9570
Antique Queen Anne Silver Porringer

Date: 1704

Maker: Thomas Parr

Country: England

£1,950
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A fine antique silver porringer with bands of ribbing and bright cut engraving. Britannia standard silver. Good size. Hand engraved to the front within a decorative cartouche is the name Patience Larcombe with a vase of flowers and date 1709. Very good condition and patina.

Weight 358 grams, 11.1 troy ounces.

Height 12 cm. Diameter 13.5 cm. Spread 21 cm.

London 1704.

Maker Thomas Parr.

Literature: *Britannia Standard. In 1696, so extensive had become the melting and clipping of coinage that the silversmiths were forbidden to use the sterling standard for their wares, but had to use a new higher standard, 95.8 per cent. New hallmarks were ordered, "the figure of a woman commonly called Britannia" and the lion's head erased (torn off at the neck) replacing the lion passant and the leopard's head crowned. This continued until the old standard of 92.5 per cent was restored in 1720. Britannia standard silver still continues to be produced even today.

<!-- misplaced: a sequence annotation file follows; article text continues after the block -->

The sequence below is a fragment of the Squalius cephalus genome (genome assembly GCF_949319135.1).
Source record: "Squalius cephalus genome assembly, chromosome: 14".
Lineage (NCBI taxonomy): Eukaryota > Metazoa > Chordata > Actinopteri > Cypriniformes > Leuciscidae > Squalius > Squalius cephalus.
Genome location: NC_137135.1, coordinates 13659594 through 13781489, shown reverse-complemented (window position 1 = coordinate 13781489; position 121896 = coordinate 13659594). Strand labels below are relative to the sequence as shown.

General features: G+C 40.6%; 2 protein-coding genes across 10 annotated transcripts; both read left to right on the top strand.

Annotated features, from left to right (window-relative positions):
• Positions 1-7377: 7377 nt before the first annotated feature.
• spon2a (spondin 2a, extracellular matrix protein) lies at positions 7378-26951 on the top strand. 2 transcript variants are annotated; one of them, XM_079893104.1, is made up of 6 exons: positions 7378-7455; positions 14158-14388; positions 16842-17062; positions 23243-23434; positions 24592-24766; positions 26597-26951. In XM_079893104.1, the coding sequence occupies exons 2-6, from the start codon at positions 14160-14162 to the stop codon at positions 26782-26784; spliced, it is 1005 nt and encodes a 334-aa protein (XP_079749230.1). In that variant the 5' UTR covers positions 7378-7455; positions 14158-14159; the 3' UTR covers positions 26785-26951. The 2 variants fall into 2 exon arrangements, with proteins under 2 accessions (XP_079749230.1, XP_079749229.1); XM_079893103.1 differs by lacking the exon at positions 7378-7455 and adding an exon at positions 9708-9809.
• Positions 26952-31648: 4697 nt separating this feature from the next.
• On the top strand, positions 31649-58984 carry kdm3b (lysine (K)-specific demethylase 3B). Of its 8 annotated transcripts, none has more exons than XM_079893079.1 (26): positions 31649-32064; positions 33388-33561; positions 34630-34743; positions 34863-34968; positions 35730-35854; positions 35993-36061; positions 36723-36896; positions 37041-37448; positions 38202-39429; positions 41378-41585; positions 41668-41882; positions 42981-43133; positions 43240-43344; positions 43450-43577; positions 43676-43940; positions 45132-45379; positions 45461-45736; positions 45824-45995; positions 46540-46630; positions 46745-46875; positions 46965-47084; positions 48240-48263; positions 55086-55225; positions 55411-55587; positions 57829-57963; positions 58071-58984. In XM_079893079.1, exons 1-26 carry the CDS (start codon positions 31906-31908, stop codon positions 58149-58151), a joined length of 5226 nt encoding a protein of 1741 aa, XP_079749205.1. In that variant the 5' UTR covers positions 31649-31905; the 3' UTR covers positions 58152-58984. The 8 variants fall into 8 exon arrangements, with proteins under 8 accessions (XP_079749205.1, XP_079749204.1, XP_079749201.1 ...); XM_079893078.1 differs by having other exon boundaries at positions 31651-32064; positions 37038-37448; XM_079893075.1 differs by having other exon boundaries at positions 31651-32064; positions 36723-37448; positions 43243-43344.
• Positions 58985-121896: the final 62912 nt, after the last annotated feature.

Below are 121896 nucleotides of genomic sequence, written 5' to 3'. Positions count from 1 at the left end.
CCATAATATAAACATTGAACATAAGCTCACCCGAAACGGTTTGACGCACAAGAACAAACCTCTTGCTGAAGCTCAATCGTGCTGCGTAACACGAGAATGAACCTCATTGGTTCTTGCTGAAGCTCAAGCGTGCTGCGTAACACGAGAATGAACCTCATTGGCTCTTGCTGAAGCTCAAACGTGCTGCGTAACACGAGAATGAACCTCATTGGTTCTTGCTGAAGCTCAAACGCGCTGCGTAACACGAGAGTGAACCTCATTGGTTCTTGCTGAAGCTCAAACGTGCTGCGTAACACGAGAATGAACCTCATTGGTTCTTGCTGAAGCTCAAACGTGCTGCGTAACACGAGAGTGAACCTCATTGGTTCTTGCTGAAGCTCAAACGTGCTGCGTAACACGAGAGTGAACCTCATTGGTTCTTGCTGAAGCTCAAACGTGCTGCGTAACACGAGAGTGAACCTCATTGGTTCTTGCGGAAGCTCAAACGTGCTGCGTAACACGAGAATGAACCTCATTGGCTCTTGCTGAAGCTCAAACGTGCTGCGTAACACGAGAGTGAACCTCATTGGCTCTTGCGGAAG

Porringers are two handled bowls and some have a cover. They can also be known as caudle cups although the origin of the porringer was for porridge and the caudle cup was for a type of broth. From the eighteenth century onwards, porringers and cups and covers were used mainly as centrepieces or ornaments. In recent times they have seen a resurgence in popularity for drinking and on the dining table. They make a very attractive baby gift.

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